Divergence of Blood Pressure By Race in Adolescent Girls
To continue examinations of 670 girls enrolled in the National Growth and Health Study (NGHS) for four more years, adding measurements of total peripheral resistance, cardiac output, DEXA scans for fat-free mass and fat mass, left ventricular mass and geometry, circulating blood volume, whole blood viscosity, and left ventricular contractility.
|Study Design:||Observational Model: Natural History|
|Study Start Date:||September 1996|
|Estimated Study Completion Date:||August 2002|
African-American women have a substantially higher prevalence of hypertension and suffer greater morbidity and mortality due to blood pressure elevation than white-American women. Much of this ethnic difference in blood pressure is due to increased obesity in African-American women. In contrast, young African-American and white-American girls have similar levels of obesity and blood pressure. The hemodynamic changes that occur with developing obesity and result in this ethnic difference in blood pressure have not been well characterized. Cross-sectional studies of adolescents have shown that despite similar blood pressure levels, African-Americans have higher total peripheral resistance while whites have higher cardiac output. Cross-sectional studies of adults show that obesity is associated with elevation of cardiac output. If such an obesity-related increase in cardiac output is superimposed on the underlying elevation of total peripheral resistance in African-American girls, these hemodynamic factors could be responsible for the developing ethnic divergence in blood pressure seen in late adolescence as African-American girls develop an increasing prevalence and severity of obesity.
This investigation will provide important new knowledge regarding the longitudinal changes and interrelationships among the potential hemodynamic factors which define the association between developing obesity and blood pressure elevation. In the clinical setting where obesity is very difficult to prevent or treat, it is important to understand the mechanisms by which obesity results in elevated blood pressure. The results of this cohort study will provide the basis for rational and specific clinical strategies to interrupt the pathophysiologic process by which obesity leads to hypertension and places African-American women at particularly increased risk for cardiovascular disease morbidity and mortality.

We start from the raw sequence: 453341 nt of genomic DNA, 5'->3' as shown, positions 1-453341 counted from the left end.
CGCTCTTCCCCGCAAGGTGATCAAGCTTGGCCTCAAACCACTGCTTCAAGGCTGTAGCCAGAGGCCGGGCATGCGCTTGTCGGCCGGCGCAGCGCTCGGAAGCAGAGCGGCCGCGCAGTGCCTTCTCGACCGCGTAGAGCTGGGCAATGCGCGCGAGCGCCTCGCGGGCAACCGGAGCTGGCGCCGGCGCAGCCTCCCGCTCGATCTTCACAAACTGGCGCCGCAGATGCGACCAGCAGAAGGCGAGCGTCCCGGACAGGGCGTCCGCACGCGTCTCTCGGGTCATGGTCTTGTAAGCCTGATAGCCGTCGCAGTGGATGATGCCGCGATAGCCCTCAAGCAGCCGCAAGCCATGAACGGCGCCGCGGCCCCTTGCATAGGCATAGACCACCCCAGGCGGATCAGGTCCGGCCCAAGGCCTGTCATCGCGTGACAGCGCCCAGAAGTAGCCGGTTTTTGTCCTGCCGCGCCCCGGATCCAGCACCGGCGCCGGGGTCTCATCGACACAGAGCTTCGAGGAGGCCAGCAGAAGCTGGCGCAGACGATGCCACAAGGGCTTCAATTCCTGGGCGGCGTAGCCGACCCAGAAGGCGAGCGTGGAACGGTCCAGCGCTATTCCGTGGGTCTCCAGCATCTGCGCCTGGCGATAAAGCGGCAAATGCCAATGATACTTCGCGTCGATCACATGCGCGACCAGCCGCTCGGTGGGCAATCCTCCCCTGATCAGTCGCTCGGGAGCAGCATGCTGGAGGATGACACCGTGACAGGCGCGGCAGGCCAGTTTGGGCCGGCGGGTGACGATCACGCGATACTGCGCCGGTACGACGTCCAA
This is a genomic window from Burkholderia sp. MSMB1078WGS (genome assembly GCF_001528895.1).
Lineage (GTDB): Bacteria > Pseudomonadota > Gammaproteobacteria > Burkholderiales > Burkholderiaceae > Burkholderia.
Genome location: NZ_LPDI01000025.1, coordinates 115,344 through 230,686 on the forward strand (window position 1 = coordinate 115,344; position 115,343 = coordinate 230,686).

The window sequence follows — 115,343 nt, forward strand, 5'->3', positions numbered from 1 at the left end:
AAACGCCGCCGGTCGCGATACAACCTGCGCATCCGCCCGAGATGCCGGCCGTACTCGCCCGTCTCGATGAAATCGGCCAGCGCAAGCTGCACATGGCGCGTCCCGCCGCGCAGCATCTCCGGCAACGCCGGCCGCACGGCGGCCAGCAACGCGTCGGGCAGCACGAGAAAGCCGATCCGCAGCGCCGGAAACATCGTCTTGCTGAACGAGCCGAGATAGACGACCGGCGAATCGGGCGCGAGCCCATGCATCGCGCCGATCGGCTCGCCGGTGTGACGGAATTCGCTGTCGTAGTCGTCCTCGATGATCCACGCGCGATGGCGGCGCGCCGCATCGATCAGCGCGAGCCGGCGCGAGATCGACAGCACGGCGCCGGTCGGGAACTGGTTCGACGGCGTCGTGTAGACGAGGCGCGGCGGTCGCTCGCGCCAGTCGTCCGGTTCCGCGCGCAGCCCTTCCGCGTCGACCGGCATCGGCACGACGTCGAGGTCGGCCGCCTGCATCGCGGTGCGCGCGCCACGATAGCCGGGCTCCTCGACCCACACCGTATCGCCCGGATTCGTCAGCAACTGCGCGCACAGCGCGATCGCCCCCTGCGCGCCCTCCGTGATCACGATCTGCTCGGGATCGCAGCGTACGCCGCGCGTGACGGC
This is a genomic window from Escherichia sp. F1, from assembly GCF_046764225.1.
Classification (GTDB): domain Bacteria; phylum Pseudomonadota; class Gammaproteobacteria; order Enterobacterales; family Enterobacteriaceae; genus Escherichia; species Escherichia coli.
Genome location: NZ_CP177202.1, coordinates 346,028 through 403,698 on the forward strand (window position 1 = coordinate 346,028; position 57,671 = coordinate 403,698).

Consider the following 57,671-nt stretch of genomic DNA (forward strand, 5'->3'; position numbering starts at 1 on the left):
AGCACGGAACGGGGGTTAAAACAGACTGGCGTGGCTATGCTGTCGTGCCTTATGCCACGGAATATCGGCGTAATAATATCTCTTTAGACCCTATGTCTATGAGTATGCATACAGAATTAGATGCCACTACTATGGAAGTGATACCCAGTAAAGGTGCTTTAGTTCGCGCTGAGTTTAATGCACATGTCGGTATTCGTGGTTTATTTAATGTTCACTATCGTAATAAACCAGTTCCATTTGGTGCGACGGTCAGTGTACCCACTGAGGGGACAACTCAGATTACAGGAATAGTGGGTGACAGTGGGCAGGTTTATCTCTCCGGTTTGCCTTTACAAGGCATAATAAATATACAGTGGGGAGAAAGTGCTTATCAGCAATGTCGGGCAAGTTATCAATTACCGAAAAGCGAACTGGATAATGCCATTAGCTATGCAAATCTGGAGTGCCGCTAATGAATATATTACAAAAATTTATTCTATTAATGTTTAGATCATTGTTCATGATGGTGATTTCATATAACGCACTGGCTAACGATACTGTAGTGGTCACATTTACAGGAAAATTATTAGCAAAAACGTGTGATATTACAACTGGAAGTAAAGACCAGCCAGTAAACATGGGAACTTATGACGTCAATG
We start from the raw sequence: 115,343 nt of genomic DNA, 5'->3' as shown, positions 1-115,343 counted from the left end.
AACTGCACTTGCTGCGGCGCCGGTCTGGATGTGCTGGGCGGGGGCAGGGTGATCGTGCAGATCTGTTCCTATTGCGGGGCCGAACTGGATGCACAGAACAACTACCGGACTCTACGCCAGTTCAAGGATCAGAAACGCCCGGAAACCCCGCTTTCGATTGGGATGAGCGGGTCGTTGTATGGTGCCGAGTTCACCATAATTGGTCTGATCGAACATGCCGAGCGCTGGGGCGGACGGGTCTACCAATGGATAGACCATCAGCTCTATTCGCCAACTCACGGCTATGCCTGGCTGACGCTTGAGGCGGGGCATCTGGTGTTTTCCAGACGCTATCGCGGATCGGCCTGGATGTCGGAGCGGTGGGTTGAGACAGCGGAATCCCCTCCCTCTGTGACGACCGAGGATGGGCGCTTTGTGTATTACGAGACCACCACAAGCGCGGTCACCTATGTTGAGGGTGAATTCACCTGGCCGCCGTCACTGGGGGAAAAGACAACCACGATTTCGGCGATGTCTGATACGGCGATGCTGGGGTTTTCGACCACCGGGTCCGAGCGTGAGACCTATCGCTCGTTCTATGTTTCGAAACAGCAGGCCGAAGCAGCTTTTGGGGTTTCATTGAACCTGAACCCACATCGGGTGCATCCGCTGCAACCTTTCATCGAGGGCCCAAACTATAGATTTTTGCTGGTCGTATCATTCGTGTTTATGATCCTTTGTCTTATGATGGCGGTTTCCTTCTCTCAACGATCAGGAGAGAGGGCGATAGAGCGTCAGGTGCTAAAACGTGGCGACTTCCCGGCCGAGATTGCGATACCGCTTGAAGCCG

The NGHS was initiated by the NHLBI in 1985 as a contract-supported program to determine if the Black-white differences in the development of obesity in 2,379 pubescent females were due to differences in psychosocial, socioeconomic and other environmental factors. The study also sought to determine whether differences in the development of obesity led to Black-white differences in other coronary heart disease risk factors, such as blood pressure and serum lipids. The study has been renewed twice, the last time as an investigator-initiated study. See the National Growth and Health Study for the complete write-up.
The ancillary study is a prospective cohort study of 355 African-American and 315 white-American females from the NHLBl Growth and Health Study as these women progress from age 18-19 years to age 21-22 years. The study includes yearly measurement of anthropometrics, blood pressure, and echocardiographic determination of cardiac output and total peripheral resistance. In addition, factors which may relate to changes in cardiac output and total peripheral resistance, such as circulating blood volume (left ventricular end-diastolic volume), heart rate, left ventricular contractility, whole blood viscosity, and left ventricular mass and geometry are measured.
Please refer to this study by its ClinicalTrials.gov identifier: NCT00005470
|Investigator:||Stephen Daniels||Children's Hospital Medical Center|